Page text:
[Bitcoin-development] Criminal complaints against "network disruption as a service" startups

odinn odinn.cyberguerrilla at riseup.net
Mon Mar 23 02:44:56 UTC 2015


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If you (e.g. Chainalysis) or anyone else are doing surveillance on the
network and gathering information for later use, and whether or not
the ultimate purpose is to divulge it to other parties for compliance
purposes, you can bet that ultimately the tables will be turned on
you, and you will be the one having your ass handed to you so to
speak, before or after you are served, in legal parlance.  Whether or
not the outcome of that is meaningful and beneficial to any concerned
parties and what is the upshot of it in the end depends on on what you
do and just how far you decide to take your ill-advised enterprise.

Chainalysis and similar operations would be, IMHO, well advised to
cease operations.  This doesn't mean they will, but guess what:

Shot over the bow, folks.

Jan Møller:
> What we were trying to achieve was determining the flow of funds
> between countries by figuring out which country a transaction
> originates from. To do that with a certain accuracy you need many
> nodes. We chose a class C IP range as we knew that bitcoin core and
> others only connect to one node in any class C IP range. We were
> not aware that breadwallet didn't follow this practice. Breadwallet
> risked getting tar-pitted, but that was not our intention and we
> are sorry about that.
> 
> Our nodes DID respond with valid blocks and merkle-blocks and
> allowed everyone connecting to track the blockchain. We did however
> not relay transactions. The 'service' bit in the version message is
> not meant for telling whether or how the node relays transactions,
> it tells whether you can ask for block headers only or full
> blocks.
> 
> Many implementations enforce non standard rules for handling
> transactions; some nodes ignore transactions with address reuse,
> some nodes happily forward double spends, and some nodes forward
> neither blocks not transactions. We did blocks but not
> transactions.
> 
> In hindsight we should have done two things: 1. relay transactions 
> 2. advertise address from 'foreign' nodes
> 
> Both would have fixed the problems that breadwallet experienced.
> My understanding is that breadwallet now has the same 'class C'
> rule as bitcoind, which would also fix it.
> 
> Getting back on the topic of this thread and whether it is illegal,
> your guess is as good as mine. I don't think it is illegal to log
> incoming connections and make statistical analysis on it. That
> would more or less incriminate anyone who runs a web-server and
> looks into the access log. At lease one Bitcoin service has been
> collecting IP addresses for years and given them to anyone visiting
> their web-site (you know who) and I believe that this practise is
> very wrong. We have no intention of giving IP addresses away to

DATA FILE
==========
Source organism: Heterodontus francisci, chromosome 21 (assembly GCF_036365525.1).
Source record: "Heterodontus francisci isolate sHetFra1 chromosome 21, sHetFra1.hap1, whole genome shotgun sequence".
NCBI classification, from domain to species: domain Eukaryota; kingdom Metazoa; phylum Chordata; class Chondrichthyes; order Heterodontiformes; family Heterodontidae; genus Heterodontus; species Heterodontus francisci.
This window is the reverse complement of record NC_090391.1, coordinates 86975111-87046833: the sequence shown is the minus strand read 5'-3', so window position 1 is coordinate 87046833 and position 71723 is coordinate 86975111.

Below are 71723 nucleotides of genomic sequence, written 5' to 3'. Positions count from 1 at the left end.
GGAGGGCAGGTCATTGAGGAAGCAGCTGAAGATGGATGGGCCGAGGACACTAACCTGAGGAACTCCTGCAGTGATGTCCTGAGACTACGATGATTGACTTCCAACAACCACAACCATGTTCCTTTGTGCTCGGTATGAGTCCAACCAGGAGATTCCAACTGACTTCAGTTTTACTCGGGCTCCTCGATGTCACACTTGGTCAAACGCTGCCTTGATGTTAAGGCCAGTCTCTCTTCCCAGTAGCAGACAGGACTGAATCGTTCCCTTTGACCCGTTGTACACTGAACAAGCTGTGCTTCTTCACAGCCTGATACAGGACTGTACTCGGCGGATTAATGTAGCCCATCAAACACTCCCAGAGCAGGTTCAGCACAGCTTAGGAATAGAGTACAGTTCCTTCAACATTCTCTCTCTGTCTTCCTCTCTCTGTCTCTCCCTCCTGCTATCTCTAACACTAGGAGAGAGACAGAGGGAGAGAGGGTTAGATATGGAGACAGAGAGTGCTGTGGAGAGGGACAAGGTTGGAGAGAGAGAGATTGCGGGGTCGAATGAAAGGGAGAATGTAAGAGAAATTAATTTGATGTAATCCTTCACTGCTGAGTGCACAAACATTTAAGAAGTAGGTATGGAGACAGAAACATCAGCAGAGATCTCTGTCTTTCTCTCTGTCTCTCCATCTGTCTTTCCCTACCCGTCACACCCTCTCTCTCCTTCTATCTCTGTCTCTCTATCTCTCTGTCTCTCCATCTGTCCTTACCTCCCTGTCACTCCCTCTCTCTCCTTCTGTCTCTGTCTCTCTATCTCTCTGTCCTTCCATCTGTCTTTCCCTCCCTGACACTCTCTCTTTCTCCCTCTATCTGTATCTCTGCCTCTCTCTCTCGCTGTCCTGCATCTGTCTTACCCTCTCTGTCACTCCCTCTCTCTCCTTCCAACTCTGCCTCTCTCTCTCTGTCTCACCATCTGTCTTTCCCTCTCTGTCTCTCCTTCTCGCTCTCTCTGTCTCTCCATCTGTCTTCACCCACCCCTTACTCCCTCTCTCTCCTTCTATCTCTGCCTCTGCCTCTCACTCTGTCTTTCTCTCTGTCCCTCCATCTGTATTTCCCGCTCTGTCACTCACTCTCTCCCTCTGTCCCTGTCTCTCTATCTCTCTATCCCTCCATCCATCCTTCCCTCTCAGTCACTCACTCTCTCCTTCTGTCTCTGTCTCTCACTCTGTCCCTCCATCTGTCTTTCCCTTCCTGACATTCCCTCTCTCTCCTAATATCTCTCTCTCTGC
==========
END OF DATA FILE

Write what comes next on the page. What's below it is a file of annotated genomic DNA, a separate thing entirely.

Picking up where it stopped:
> anyone, but we believe that you are free to make statistics on
> connection logs when nodes connect to you.
> 
> On a side note: When you make many connections to the network you
> see lots of strange nodes and suspicious patterns. You can be
> certain that we were not the only ones connected to many nodes.
> 
> My takeaway from this: If nodes that do not relay transactions is a
> problem then there is stuff to fix.
> 
> /Jan
> 
> On Fri, Mar 13, 2015 at 10:48 PM, Mike Hearn <mike at plan99.net>
> wrote:
> 
>> That would be rather new and tricky legal territory.
>> 
>> But even putting the legal issues to one side, there are
>> definitional issues.
>> 
>> For instance if the Chainalysis nodes started following the
>> protocol specs better and became just regular nodes that happen
>> to keep logs, would that still be a violation? If so, what about
>> blockchain.info? It'd be shooting ourselves in the foot to try
>> and forbid block explorers given how useful they are.
>> 
>> If someone non-maliciously runs some nodes with debug logging
>> turned on, and makes full system backups every night, and keeps
>> those backups for years, are they in violation of whatever
>> pseudo-law is involved?
>> 
>> I think it's a bit early to think about these things right now.
>> Michael Grønager and Jan Møller have been Bitcoin hackers for a
>> long time. I'd be interested to know their thoughts on all of
>> this.
>> 
>> 
>> ------------------------------------------------------------------------------
>>
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> 
> 
> 
> ------------------------------------------------------------------------------
>
> 
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sponsored
> by Intel and developed in partnership with Slashdot Media, is your
> hub for all things parallel software development, from weekly
> thought leadership blogs to news, videos, case studies, tutorials
> and more. Take a look and join the conversation now.
> http://goparallel.sourceforge.net/
> 
> 
> 
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- -- 
http://abis.io ~
"a protocol concept to enable decentralization
and expansion of a giving economy, and a new social good"
https://keybase.io/odinn
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